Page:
Citigroup economists have warned that Singapore's economy will see a 8.5 percent contraction this year, following stepped-up measures on business activities and social distancing that were announced on April 21. Since April 7, non-essential businesses have been required to close their workplaces, while businesses still operating have been required to implement social distancing measures. These measures were initially intended to last until May 4, and had been projected to cause a 6 percent contraction in the economy.
However, following a spike in the number of COVID-10 cases, the government announced increased restrictions. Since April 21, the criteria to deem businesses essential—and therefore allowed to operate—have been tightened, and those businesses still operating have been told to further reduce the number of employees still allowed to work.
In a forecast released shortly after the new measures were announced, economists Kit Wei Zheng and Ang Kai Wei predicted that the extension of the shutdown period, together with the tightened operating criteria, would cause 25-30 percent of GDP to come to a standstill. The economists predicted that each month of extension would reduce GDP by another 2-2.5 percent—hence the revision of the initial 6 percent estimate.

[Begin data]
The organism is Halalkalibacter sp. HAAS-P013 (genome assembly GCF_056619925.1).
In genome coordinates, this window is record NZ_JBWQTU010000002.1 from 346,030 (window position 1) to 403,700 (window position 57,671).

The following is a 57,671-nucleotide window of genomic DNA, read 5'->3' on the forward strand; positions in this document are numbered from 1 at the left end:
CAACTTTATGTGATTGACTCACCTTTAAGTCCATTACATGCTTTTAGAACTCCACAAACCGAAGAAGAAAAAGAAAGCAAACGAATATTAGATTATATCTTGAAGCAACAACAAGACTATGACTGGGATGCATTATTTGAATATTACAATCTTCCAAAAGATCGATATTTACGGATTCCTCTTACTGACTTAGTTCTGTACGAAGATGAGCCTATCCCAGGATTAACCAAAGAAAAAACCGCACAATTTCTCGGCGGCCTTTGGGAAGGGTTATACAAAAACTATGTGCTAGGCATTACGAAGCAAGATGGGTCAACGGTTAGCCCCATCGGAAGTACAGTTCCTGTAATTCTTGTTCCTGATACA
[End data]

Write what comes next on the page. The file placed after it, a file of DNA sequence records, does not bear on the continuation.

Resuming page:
The latest restrictions and the extension of the shutdown are likely to worsen the impact on many businesses in the city-state, including the construction industry, which has been ordered to close all work sites after the spike in infections was traced to multiple construction sites. In the F&B industry, outlets selling only dessert and beverage items have been required to close.
To keep businesses afloat and workers employed during the shutdown, the Singapore government concurrently announced that it would be extending wage support to all businesses with local employees. The support, which subsidizes 75 percent of the first $4,600 of gross monthly wages, was initially intended for the month of April, but will now cover the month of May as well.